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P98 From effective trial to NHS implementation: progressing the primary care Pedometer and consultation evaluation (PACE-UP) randomised controlled trial into routine practice
  1. T Harris1,
  2. C Furness1,
  3. E Limb1,
  4. S Kerry2,
  5. C Victor3,
  6. P Whincup1,
  7. S Iliffe4,
  8. M Ussher1,
  9. C Wahlich1,
  10. D Cook1
  1. 1Population Health Research Institute, St George's University of London, London, UK
  2. 2Pragmatic Clinical Trials Unit, Queen Mary's University of London, London, UK
  3. 3Gerontology and Health Services Research Unit, Brunel University of London, London, UK
  4. 4Primary Care and Population Health, University College, London, UK

Abstract

Background The MRC framework describing the development-evaluation-implementation process for phase III complex intervention trials has been extended to include implementation research. We present i) the effectiveness evaluation of the PACE-UP pedometer-based walking intervention and ii) an exploration of implementation planning in routine practice using this extended framework.

Methods i) 1023 inactive 45–75 year old primary care patients were randomised to: usual care (338); postal pedometer intervention (339); nurse-supported pedometer intervention (346). Intervention groups received pedometers, 12-week walking programmes, and physical activity (PA) diaries. The nurse group were offered three PA consultations. The primary and main secondary outcomes were changes from baseline to 12-months in average daily step-counts and time in moderate-to-vigorous PA (MVPA) in ≥10 minute bouts, measured over 7 days by accelerometry. ii) the extended MRC framework was used for implementation planning: long-term follow-up and dissemination; implementation development; feasibility and piloting of implementation; and phase IV controlled studies.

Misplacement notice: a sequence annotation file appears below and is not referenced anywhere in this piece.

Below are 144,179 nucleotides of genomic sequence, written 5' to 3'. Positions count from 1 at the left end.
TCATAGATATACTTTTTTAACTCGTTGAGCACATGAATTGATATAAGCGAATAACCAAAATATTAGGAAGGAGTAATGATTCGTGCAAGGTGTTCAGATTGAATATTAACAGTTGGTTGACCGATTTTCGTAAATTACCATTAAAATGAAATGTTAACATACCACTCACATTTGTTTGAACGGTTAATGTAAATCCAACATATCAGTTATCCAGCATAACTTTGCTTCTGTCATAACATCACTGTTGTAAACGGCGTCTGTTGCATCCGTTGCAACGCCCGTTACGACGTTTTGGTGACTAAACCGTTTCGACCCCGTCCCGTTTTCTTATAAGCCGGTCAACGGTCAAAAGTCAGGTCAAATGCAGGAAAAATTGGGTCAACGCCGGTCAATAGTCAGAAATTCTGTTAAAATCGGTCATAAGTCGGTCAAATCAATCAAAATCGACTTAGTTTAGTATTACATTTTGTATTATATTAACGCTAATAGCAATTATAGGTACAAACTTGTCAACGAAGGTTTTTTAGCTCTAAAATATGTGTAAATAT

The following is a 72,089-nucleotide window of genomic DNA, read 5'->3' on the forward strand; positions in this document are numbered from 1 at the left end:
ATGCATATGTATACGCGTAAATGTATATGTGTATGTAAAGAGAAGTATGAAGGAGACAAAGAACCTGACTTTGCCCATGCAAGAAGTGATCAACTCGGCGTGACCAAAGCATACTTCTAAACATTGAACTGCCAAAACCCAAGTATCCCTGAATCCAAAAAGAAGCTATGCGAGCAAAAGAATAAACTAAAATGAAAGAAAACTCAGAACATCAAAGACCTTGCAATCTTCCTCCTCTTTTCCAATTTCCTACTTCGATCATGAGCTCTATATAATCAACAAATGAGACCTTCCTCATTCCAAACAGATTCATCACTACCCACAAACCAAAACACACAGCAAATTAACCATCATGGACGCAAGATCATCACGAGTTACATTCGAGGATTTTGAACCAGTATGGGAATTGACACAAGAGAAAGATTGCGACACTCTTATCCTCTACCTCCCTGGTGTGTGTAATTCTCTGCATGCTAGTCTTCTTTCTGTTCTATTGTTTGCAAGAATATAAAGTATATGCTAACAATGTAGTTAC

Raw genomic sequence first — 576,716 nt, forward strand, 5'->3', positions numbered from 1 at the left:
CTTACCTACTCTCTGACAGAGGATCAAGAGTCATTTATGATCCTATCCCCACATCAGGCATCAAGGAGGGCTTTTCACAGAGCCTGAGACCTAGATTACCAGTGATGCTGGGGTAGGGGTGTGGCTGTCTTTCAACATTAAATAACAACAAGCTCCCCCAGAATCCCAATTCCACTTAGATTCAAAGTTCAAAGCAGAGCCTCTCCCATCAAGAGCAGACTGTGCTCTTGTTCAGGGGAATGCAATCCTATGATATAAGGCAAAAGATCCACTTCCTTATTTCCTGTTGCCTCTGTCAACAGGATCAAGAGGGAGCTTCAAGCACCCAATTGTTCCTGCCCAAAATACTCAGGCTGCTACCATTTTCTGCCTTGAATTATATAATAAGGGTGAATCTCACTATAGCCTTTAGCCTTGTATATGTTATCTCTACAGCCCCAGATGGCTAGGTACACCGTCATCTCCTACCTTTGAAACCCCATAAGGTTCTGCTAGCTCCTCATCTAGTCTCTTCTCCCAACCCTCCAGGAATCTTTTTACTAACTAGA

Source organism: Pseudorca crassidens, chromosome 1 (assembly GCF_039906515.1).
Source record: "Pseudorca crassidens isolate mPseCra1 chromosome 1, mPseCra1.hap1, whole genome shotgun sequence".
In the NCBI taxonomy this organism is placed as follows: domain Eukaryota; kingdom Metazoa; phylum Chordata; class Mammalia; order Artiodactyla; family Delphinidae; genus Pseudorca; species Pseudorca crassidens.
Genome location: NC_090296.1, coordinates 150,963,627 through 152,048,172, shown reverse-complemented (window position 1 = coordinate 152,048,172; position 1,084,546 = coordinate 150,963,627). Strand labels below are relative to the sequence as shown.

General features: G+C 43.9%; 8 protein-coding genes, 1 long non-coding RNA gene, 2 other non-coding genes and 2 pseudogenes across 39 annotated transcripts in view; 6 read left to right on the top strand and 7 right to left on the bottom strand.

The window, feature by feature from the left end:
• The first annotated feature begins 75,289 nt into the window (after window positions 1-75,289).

Results i) 956 (93%) provided outcome data. Baseline average daily step-counts for the whole cohort were 7479 (s.d. 2671) steps/day and average time in MVPA ≥10 minute bouts was 94 (s.d. 102) minutes/week. Both intervention groups significantly increased step-counts and MVPA compared to controls at 12 months, with no significant differences between interventions. Additional steps/day: postal 641 (95% CI: 328, 954), nurse-support 682 (95% CI: 371, 994); additional MVPA in bouts (minutes/week) postal 33 (95% CI: 17, 49), nurse-support 35 (95% CI: 19, 51). ii) Long-term follow-up is funded and in progress; dissemination is underway, including adoption by the local CLAHRC and liaison with national bodies such as Public Health England; funding for intervention development including mobile apps and online resources has been applied for; feasibility testing and piloting of different patient recruitment methods from primary care is planned locally through the CLAHRC; a funding application for a phase IV controlled evaluation study is being developed.

Conclusion A primary care pedometer-based walking intervention in inactive 45–75 year olds was effective at increasing step-counts by approximately a tenth and time in MVPA in bouts by approximately a third. Nurse delivery had no greater effect on 12-month PA outcomes than simpler, resource-efficient postal delivery. A primary care postal pedometer intervention could help address the public health physical inactivity challenge. The MRC extended framework for implementation is helpful for structuring the complex implementation process required to translate research findings into practice.

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